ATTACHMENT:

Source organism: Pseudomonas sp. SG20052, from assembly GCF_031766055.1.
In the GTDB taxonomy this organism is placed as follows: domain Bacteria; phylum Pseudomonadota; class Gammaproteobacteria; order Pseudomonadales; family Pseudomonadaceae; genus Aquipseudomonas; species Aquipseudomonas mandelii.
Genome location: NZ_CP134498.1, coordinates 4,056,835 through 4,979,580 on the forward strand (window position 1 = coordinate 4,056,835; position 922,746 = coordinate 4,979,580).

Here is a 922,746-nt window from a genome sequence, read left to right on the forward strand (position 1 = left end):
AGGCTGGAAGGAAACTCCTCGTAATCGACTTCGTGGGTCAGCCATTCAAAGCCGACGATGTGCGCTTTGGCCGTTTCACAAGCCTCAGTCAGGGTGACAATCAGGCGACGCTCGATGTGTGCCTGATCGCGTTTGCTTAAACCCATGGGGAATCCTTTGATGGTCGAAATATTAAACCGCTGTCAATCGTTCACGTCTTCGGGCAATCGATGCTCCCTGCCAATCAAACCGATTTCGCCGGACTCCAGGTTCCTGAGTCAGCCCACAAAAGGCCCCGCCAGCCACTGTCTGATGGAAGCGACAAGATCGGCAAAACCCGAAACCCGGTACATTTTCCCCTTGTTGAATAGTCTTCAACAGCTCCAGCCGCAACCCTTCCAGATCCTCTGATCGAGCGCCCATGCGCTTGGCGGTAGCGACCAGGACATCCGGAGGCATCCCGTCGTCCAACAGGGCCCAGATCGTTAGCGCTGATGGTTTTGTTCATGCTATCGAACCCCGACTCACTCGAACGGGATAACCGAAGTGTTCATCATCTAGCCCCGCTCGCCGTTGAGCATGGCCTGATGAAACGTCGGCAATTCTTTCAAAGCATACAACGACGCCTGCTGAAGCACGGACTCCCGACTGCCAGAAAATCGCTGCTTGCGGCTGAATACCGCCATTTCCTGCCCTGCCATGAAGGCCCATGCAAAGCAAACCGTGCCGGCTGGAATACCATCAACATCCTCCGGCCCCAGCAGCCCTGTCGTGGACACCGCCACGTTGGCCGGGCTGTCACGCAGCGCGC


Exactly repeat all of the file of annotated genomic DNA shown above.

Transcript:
Source organism: Pseudomonas sp. SG20052, from assembly GCF_031766055.1.
In the GTDB taxonomy this organism is placed as follows: domain Bacteria; phylum Pseudomonadota; class Gammaproteobacteria; order Pseudomonadales; family Pseudomonadaceae; genus Aquipseudomonas; species Aquipseudomonas mandelii.
Genome location: NZ_CP134498.1, coordinates 4,056,835 through 4,979,580 on the forward strand (window position 1 = coordinate 4,056,835; position 922,746 = coordinate 4,979,580).

Here is a 922,746-nt window from a genome sequence, read left to right on the forward strand (position 1 = left end):
AGGCTGGAAGGAAACTCCTCGTAATCGACTTCGTGGGTCAGCCATTCAAAGCCGACGATGTGCGCTTTGGCCGTTTCACAAGCCTCAGTCAGGGTGACAATCAGGCGACGCTCGATGTGTGCCTGATCGCGTTTGCTTAAACCCATGGGGAATCCTTTGATGGTCGAAATATTAAACCGCTGTCAATCGTTCACGTCTTCGGGCAATCGATGCTCCCTGCCAATCAAACCGATTTCGCCGGACTCCAGGTTCCTGAGTCAGCCCACAAAAGGCCCCGCCAGCCACTGTCTGATGGAAGCGACAAGATCGGCAAAACCCGAAACCCGGTACATTTTCCCCTTGTTGAATAGTCTTCAACAGCTCCAGCCGCAACCCTTCCAGATCCTCTGATCGAGCGCCCATGCGCTTGGCGGTAGCGACCAGGACATCCGGAGGCATCCCGTCGTCCAACAGGGCCCAGATCGTTAGCGCTGATGGTTTTGTTCATGCTATCGAACCCCGACTCACTCGAACGGGATAACCGAAGTGTTCATCATCTAGCCCCGCTCGCCGTTGAGCATGGCCTGATGAAACGTCGGCAATTCTTTCAAAGCATACAACGACGCCTGCTGAAGCACGGACTCCCGACTGCCAGAAAATCGCTGCTTGCGGCTGAATACCGCCATTTCCTGCCCTGCCATGAAGGCCCATGCAAAGCAAACCGTGCCGGCTGGAATACCATCAACATCCTCCGGCCCCAGCAGCCCTGTCGTGGACACCGCCACGTTGGCCGGGCTGTCACGCAGCGCGC